THE DYNAMIC CHROMATIN LANDSCAPE IN SACCHAROMYCES CEREVISIAE Public Deposited

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  • March 19, 2019
Creator
  • Tyler, Jolien Suzanne
    • Affiliation: College of Arts and Sciences, Department of Biology
Abstract
  • The accurate and faithful segregation of chromosomes during mitosis is essential for cellular survival. Current paradigms of chromosome segregation focus on the mechanical contributions of the mitotic spindle without considering the biomechanical properties of the chromatin itself. In order to further our understanding of how the inherent physical properties of chromatin contribute to cellular processes like chromosome segregation, we have examined both histone and chromatin dynamics in the budding yeast Saccharomyces cerevisiae. During mitosis, the mitotic spindle exerts force on the pericentromeric chromatin, which adjusts structurally to accommodate this force. By measuring the fluorescence recovery after photobleaching (FRAP), we found that histones are more dynamic in the pericentromeric region as compared to the chromosome arm, and these increased recovery rates are dependent on spindle-based tension. The tension-dependent histone dynamics in the pericentromere are dependent on the chromatin remodeling activities of the Remodels the Structure of Chromatin (RSC) and Imitation Switch (ISWI) ATP-dependent chromatin remodeling complexes. Thus, balanced histone removal and reincorporation in the pericentromere provide a mechanism for accommodation of spindle-based tension and the maintenance of chromatin packaging. Having measured the dynamic nature of histone turnover within the chromatin polymer in response to spindle-based tension, we subsequently examined the spatio-temporal fluctuations of the chromatin polymer. We combined in vivo chromatin motion analysis and mathematical modeling to elucidate the physical properties of the chromatin polymer underlying dynamic fluctuations. The range of chromatin motion and its effective spring constants are found to vary along the length of the chromosome, in a manner dependent on tethering at the centromere. These polymer properties of the chromatin are dependent on both histone occupancy and cohesin packaging. As a whole, the work detailed in this dissertation contributes valuable insights into the importance of dynamic histone occupancy and chromatin motion in defining and maintaining the biomechanical polymer properties of chromosomes in vivo.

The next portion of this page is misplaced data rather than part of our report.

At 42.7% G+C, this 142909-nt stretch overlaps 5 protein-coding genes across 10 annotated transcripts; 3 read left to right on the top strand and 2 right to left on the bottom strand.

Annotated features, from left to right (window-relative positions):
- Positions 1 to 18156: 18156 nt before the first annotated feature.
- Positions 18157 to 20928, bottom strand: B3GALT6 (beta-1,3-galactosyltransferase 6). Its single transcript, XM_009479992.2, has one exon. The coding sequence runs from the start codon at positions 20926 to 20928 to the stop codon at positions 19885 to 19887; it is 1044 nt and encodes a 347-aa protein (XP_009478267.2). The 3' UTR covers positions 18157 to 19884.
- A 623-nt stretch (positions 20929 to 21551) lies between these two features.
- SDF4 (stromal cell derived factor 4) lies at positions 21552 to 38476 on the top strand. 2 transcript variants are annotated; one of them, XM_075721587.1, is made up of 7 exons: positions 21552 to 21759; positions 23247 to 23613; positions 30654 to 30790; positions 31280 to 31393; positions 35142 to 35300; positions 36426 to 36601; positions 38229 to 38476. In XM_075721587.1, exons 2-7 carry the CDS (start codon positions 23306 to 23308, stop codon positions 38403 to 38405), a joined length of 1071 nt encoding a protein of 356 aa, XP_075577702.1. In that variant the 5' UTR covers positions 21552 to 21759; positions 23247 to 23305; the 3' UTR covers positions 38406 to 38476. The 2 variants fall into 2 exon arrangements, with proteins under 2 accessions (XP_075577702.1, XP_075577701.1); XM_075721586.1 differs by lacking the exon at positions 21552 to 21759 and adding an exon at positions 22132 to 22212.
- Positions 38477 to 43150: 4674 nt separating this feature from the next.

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  • In Copyright
Advisor
  • Bloom, Kerry
Degree
  • Doctor of Philosophy
Graduation year
  • 2013
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